The exhibition titled Currents:
Paintings in Combined Media 2016-2018 -- complex colorful
abstract assemblages that pay no heed to conventional spatial
boundaries -- will open at the June Kelly Gallery, 166 Mercer
Street, on Friday, October 12. The exhibition will remain on
view through November 24. This is Bruce Dorfman’s second
exhibition at the gallery.
Dorfman has devised an abstract language of
his own that underlines his dual focus in creating a strong art
experience through geometric structure and intriguingly sensuous
Art writer, Phyllis Braff, says “Dorfman”
whose well-established exhibition history exceeds more than four
decades, “has long been interested in questioning what a painting
might be. He probes tangibility, for example, with forms that
straddle a line between recognition and no recognition.
Surfaces frequently integrate real elements, such as fabric folds, a
ruler, or a segment of product lettering but just as often a
three-dimensional unit is constructed from thickening pigment and
other studio materials” (The Courtesan Okichi, 2017).
Dorfman describes his paintings as composites
wherein his non-engagement with representational is pointedly
evident. Throughout his long career Dorfman has sought
cohesive tonal quality within the composition’s dominant color as
well as with colors of integrated forms affecting both soundness and
an energy of orderliness.
Dorfman’s layering and placement of
composition components suggest interrelated abstract translations
that speak of an original visual experience with contingent reality
that captures a sense of timelessness. With emphasis on
primary color applied to separate panels Dorfman treats each color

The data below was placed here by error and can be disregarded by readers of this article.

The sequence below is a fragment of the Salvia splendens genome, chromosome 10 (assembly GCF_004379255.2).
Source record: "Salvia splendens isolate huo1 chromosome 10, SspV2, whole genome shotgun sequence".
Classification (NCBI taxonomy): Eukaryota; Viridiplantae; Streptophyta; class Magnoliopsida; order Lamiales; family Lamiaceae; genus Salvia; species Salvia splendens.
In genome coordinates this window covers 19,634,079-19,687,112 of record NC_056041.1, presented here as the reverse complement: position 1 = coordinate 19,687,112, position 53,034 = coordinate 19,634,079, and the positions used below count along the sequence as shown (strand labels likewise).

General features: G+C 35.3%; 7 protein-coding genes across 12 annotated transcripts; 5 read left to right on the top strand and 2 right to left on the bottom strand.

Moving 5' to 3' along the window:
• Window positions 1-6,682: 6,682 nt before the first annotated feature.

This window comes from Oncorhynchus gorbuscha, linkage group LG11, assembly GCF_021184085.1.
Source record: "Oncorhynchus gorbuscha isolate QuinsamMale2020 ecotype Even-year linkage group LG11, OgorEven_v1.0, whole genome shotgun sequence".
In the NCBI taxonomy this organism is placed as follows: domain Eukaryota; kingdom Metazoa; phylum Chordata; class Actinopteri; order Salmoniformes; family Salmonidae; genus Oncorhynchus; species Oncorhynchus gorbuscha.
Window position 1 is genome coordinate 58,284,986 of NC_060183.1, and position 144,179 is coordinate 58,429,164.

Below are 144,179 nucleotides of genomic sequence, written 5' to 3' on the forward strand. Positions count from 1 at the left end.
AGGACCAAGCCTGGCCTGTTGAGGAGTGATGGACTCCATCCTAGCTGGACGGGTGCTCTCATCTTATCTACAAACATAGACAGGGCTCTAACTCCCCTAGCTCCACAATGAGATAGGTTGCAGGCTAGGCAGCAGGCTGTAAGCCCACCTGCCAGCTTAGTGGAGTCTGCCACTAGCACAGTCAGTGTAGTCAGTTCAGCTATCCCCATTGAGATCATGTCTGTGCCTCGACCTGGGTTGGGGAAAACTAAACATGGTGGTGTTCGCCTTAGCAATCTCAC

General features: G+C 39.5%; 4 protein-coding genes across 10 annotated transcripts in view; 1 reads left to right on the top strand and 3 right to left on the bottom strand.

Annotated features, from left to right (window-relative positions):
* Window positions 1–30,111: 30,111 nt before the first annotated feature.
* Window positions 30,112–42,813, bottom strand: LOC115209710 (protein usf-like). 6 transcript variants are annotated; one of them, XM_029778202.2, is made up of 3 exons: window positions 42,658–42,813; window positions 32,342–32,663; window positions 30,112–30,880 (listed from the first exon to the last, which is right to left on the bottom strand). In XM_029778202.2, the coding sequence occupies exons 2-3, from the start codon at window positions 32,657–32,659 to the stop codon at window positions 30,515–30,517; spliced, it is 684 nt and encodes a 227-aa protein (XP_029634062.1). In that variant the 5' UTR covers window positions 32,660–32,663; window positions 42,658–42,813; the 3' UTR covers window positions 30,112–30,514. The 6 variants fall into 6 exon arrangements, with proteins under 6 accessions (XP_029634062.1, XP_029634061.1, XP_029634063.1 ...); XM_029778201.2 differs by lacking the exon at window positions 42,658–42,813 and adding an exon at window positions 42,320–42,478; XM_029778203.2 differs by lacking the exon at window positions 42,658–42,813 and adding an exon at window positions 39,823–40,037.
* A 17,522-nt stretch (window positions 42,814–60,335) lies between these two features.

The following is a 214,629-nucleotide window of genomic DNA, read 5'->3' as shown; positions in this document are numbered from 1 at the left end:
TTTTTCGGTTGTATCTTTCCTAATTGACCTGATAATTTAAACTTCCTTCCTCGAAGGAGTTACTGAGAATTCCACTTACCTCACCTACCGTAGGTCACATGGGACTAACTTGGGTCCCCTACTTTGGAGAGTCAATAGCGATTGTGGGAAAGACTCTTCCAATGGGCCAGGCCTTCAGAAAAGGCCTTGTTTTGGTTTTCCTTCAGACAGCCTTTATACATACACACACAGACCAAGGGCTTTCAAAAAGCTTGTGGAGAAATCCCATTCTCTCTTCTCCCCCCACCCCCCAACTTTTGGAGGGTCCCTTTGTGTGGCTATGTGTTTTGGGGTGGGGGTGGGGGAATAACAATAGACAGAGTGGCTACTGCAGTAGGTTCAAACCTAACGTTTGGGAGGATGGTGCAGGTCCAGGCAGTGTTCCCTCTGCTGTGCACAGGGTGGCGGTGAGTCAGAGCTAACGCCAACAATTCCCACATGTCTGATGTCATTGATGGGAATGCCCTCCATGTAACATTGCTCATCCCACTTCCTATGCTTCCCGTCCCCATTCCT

as an object – a thing in itself – imbued with its own special
quality that when integrated with other independent forms establish
the composition unity.
Dorfman’s innovative and captivating
structuring of rational space layers into additional visual planes
reflects his defiance of surface order while yet a physicality and
redefinition of space is achieved by his measured and carefully
weighted placement of independent forms in relationship one to the
Dorfman continues to pursue ways to offer
potential for compelling art experiences. “ There is a kind of
informed intuition that I trust to drive my art,” he says.
“Great art is always recognized by some
ineffable confluence of exceptional craft embedded with the
spiritual investment of its maker. In Dorfman’s work, we find
both in abundance,” said the late C. L. Wysuph, art historian and
Dorfman lives and works in New York City.
He holds a B.A., degree from the University of Iowa. He has
participated in numerous one-person and group exhibitions throughout
the United States and Europe.
His paintings are represented in many museums,
corporate and private collections, including the Carnegie Museum of
Art, Pittsburgh; Everson Museum of Art, Syracuse; Skirball Museum,
Los Angeles, CA; Smithsonian Art Museum, Washington, DC;
Albright-Knox Art Gallery, Buffalo; The Art Students League of New
York; Rockefeller Foundation, New York; Museum of Art and Cloisters,
Portugal; and Collection Mourlot, Paris, France.